Seven Wonders of the Industrial World (2003)
|Category||Documentary||Main Menu Audio|
|Year Of Production||2003|
|Running Time||344:11 (Case: 350)|
|RSDL / Flipper||
Dual Disc Set
|Cast & Crew|
|Region Coding||2,4||Directed By||
Roadshow Home Entertainment
|RPI||$39.95||Music||The Fratelli Brothers|
|Pan & Scan/Full Frame||None||English Dolby Digital 2.0 (224Kb/s)|
|Widescreen Aspect Ratio||1.78:1|
|Video Format||576i (PAL)|
|Original Aspect Ratio||1.78:1||Miscellaneous|
|Annoying Product Placement||No|
|Action In or After Credits||No|
Seven Wonders of the Industrial World was a seven-part series that screened on the ABC here in Australia during the middle of 2004. With its blend of drama and documentary fact this series proved immensely popular with audiences on a Sunday evening, regularly winning its timeslot and having several of the episodes ranking in the top ten watched programmes for the week. It is now available on DVD as part of a two-disc set.
Following on from the industrial revolution of the mid 18th to the mid 19th century where the very shape of society was altered forever, came a period of an amazing array of technical and engineering achievement the likes of which the world had never seen. The 130 odd years from the beginning of the 19th century saw the advent of the steam locomotive, the automobile and the aircraft, among a host of other feats both mechanical and civil. This seven-part series is dedicated to some of the most amazing civil engineering feats ever seen in the world, ranging from the early 1800s construction of Scotland's Bell Rock Lighthouse through to the 1930s depression era construction of the Hoover Dam.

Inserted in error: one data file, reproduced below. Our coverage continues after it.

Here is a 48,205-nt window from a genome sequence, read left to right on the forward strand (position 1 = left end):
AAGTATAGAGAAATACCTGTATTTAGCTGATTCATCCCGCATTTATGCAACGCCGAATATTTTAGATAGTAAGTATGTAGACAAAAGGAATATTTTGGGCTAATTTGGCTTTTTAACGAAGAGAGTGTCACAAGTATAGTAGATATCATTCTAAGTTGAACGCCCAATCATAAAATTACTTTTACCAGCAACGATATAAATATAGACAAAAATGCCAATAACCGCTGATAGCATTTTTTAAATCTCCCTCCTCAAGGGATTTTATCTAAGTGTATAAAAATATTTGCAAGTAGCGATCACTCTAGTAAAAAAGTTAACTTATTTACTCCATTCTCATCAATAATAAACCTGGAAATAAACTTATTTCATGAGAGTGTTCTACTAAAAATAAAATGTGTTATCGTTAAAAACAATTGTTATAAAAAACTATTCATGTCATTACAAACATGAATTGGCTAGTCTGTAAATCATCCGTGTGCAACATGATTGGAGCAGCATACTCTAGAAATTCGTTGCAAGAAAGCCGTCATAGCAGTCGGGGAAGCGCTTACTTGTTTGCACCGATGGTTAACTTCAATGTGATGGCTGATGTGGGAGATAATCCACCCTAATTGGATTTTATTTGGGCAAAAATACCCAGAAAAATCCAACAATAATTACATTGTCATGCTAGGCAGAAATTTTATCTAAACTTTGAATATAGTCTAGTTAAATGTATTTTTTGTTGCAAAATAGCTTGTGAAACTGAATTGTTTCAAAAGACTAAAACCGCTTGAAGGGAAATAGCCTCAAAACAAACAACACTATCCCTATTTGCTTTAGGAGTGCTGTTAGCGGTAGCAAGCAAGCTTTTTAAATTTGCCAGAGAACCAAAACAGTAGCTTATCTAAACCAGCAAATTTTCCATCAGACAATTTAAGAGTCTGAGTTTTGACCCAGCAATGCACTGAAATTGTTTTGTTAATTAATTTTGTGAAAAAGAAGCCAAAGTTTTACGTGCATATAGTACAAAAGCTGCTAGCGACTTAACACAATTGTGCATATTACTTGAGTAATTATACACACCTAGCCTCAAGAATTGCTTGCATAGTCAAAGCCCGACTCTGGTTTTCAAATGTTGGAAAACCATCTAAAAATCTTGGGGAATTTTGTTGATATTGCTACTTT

What's unique about this series is the manner in which each story is told. It is with the use of drama rather than straight documentary that is used to illustrate and capture the very human side of each story. Rather than a boring set of photos, construction facts and figures and a dry monotone narrator, we have actors playing the roles of those involved. We see their dreams, their challenges, and listen to their thoughts as they try to get each project finished on time against often insurmountable odds. Much of what they have to say is directly adapted from letters, notes, or newspaper cuttings of the day. There is still a narrator which adds realism and a documentary style to what we are seeing, but with the actors playing the roles of those involved we really do get a feel for just what it was like in the era that each story takes place.